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How To Be A Good Dog Training Student

Teaching Methodology

How To Be A Good Dog Training Student

Nearly everyone who comes to me to train their dog is an adult and has long left their years in school behind them. Over the years I have only taught a couple kids that came to me either because they did training in 4H or because they simply enjoyed training and wanted to teach more and more tricks to their dog.

Every single one of those kids has been a perfect student. Of course – they practice how to be a good learner every day, and their teachers at school do a fantastic job at guiding them on how to receive feedback and put it into action.

Sometimes we adults however seem to lose this ability a bit down the road. Over time we pick up more and more traits that make us a less than a perfect student. Unfortunately this does slow down the learning progress and even a wonderful dog and great teacher can only go so far if the learner does not have the right attitude for receiving instruction and trying it out.

That’s why today, I want to share with you my Do’s and Don’ts for being a good dog training student!

Don’t Tell Me Why My Tips Won’t Work

(At least not right away)

Something that’s really difficult as a trainer is to think of a training plan, an exercise or game idea, a way to help the dog and owner get better at a skill – and when I tell the owner how to do it, I am met with:

This won’t work because …

Don’t do this! (At least not before trying it first)

The thing is – your trainer has probably trained many, many dogs with the same or similar problem before yours. And while every dog is an individual and has his own quirks and idiosyncrasies, they also – just like people – all follow the same underlying rules of behavior and learning.

Your trainer might not know your dog yet, but (s)he knows many other dogs, and (s)he knows how dogs learn and think.

When your trainer gives you a training idea, do not assume that you know best why this will or won’t work. Unless your trainer got some major aspect of the advice wrong (for example suggesting an exercise based on toy rewards for an only food-driven dog), do not say:

“Rewarding my dog for attention is not going to work because once I did that and he turned around and left …”

It’s not a good way to respond to feedback, and chances are that the advice is well-thought out and will actually work very effectively. That’s why you should:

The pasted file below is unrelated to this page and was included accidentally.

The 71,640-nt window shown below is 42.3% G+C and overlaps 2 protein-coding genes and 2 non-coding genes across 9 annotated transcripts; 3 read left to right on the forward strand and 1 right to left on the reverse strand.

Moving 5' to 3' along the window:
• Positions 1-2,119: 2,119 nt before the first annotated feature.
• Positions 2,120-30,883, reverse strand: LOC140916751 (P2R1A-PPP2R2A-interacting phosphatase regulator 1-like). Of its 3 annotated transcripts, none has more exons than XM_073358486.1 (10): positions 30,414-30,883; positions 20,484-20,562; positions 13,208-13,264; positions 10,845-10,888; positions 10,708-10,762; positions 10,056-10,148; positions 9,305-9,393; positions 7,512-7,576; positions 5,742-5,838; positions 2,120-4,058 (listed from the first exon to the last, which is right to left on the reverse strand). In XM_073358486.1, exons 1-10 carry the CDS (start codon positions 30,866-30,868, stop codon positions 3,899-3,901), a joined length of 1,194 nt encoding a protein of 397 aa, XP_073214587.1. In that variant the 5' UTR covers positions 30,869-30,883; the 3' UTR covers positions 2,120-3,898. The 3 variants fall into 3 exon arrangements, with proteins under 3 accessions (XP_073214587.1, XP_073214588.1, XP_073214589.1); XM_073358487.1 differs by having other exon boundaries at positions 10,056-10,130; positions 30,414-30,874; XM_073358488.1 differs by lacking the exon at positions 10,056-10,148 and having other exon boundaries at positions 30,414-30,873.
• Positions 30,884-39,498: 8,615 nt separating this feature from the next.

Do Give Everything A Fair Shot

Before discarding a piece of advice – whether that is a small tip on how to change your reward delivery or a bigger change such as a different daily schedule for your dog – give it a fair chance.

Many times, you will not see the final result after one try or two. In order to really know where your training is going, you should put your trainer’s ideas into action for a week or two at the very least. 

Changes take time – that is true for both humans and dogs. It especially applies to changes in habits or ingrained behaviors.

While it is rather easy and fast to start teaching a completely new behavior (you can teach your dog in a single session how to sit, spin left or right, stand between your legs etc.) because the dog has no prior expectations and perception of how things should be – retraining an already learned behavior will take more time.

If your dog for example has practiced pulling on leash for the last 4 years, your trainer will very likely not be able to undo this in a single session. Our own leash walking course is completed by most students within 4-6 weeks – if they give up after the first day, then yes – the dog will probably pull on leash just as he always has.

Of course: If after a week or two you see absolutely zero change (for “easier” issues such as attention and leash walking troubles … difficult behavior modification is a different story), you can let your trainer know and (s)he might have suggestions for how to modify the training plan to get better results. 

When you do this however, be sure to keep in mind:

Don’t Lie About Whether You Practiced

Your trainer might have given you homework and then life happened – a long work week, your car broke down, your family needed you … there are many reasons why dog training might have been pushed to the back burner.